‘You’re watching people really change their lives’: Wellborn presides over her last Problem-Solving Court graduation

Drug Court May 2024

Front row from left, Tanya Sloniger, Meghan Winner, Kevin Griffith and Cody Smith Back row from left, Paul Wear, Scott Nichols, Jesse Dunker, Gregory Massey and Kristina Cramsey. | Ron Kinscherf

QUINCY — Judge Debra Wellborn’s face creased with a smile as the nine graduates of Problem-Solving Court received their plaques Thursday afternoon in the Adams County Courthouse.

“The types of courtroom activities that we have, Drug Court can be the most heart wrenching from time to time, but it’s also been the most rewarding thing I’ve ever done,” she said.

Wellborn has presided over Problem-Solving Court since 2016, taking over for Judge Bill Mays after his retirement. Wellborn is set to retire in July of this year.

“You’re watching people really change their lives,” Wellborn says. “And it’s amazing. Sometimes they’re only doing it because they are dragged in the beginning to come in. And please, please, please … you almost beg people to do all of the right things. Then pretty soon you realize you’re not asking them to do them anymore. They’re just happy to do them themselves.”

Sometimes, the old ways of life return, and Wellborn must decide to send them back to prison.

“Sometimes that just has to happen when you kind of go off course enough that you’re not with us the way you should be,” Wellborn said.

Jesse Dunker was one of those who Wellborn threw back in prison. Five months into the program, he relapsed. 

“I went out with some friends,” Dunker explained. “We were doing really good. But out of nowhere … the third rotation of a (methamphetamine) bowl went around, and I was like, ‘Wait a second. Did I hit that?” And they were like, yeah, you did.”

So why take another hit after the first?

“Because I’m a drug addict,” Dunker said. “I was like, ‘Oh, man, well, I guess I might as well just at least finish the bowl.’ Then after that bowl, it’s like, you can just do another bowl. I just let my brain talk myself into it.”

That night began an eight-day bender for Dunker. He lost 26 pounds and eventually found himself again in front of Wellborn, who sentenced him to 14 days in jail. He’s been sober since.

Dunker thanked her for that sentence on Thursday.

Dunker, 36, grew up in Pike County. He began drinking at age 16 and ran with the wrong crowd.

“My grandparents and my dad, they raised me right. Then once I got some freedom, I just wanted to rebel,” he said. “Dad wasn’t going to pick my friends. (In Pike County) there’s not much to do besides finding a cornfield, getting a big circle and starting a bonfire with a bunch of alcohol.”

Dunker found meth in his mid-20s. He eventually was homeless, living in Quincy out of a backpack while bouncing in and out of prison. He admits he has spent more than 1,000 days in jail.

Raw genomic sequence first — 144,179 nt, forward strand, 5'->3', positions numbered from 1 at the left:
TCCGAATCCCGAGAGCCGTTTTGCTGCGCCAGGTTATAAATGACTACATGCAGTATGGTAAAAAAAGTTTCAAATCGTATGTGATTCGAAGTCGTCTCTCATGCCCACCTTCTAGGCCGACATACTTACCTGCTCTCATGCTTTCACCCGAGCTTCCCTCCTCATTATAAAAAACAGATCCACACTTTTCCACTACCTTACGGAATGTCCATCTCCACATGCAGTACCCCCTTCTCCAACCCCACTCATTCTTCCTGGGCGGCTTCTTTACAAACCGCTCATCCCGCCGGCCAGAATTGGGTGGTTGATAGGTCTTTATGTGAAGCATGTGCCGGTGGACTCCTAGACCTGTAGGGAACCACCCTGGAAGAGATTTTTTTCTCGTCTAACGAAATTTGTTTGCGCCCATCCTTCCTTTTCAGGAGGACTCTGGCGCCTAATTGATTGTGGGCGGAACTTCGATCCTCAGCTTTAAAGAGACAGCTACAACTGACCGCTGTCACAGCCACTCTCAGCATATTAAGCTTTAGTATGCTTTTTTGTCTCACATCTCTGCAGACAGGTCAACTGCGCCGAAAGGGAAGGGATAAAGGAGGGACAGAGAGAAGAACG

Dunker faced a possible prison sentence of nearly 20 years in March 2022. He decided he had enough.

“I woke up one day, and I made a decision that today’s the day that I’m going to tell my public defender I want to counteroffer with a nine-and-a-half-year sentence,” Dunker said. “And I was OK with taking nine and a half years in prison. I was done with it. I was just so fed up. I just wanted to get this over with.”

As Dunker awaited sentencing, his probation officer asked if he had anything he could show the judge to help. He once had written a letter called “I’ve Been Here Before.” The officer showed it to Judge Amy Lannerd.

“The letter was about being in the revolving door of jail, streets, jail, streets …  just going back and forth,” Dunker said. “The judge read it and she said, ‘Have I thought about asking for Problem-Solving Court?’”

He accepted despite previously failing Problem-Solving Court. At that time, he was on the outside and couldn’t handle the temptations from his friends. 

Dunker now works full-time at a local trucking company and continues to work the program. 

“It’s so easy to just block the world out with a bag of meth than to just face things,” he said. 

The biggest challenge initially was living normally. His normal was not normal for so many years.

“I had just been so used to my unmanageability being manageable to me,” Dunker said. “So now when I’m becoming manageable, that seems in my brain unmanageable because it’s just everything everywhere, all at once.”

Thursday marked the 30th graduation class for Drug Court. Graduating with Dunker were Kristina Cramsey, Greg Massey, Scott Nichols, Tanya Sloniger, and Paul Wear. 

Mental Health Court graduates were Meghan Winner and Kevin Griffith.  Cody Smith graduated from the RISE Program.

Drug Court has been in existence nationally since 1989. Adams County adopted the program in 2006. Mental Health Court started in 2017 with the RISE Program starting in 2018. The three programs make up the County’s Problem-Solving Court. 

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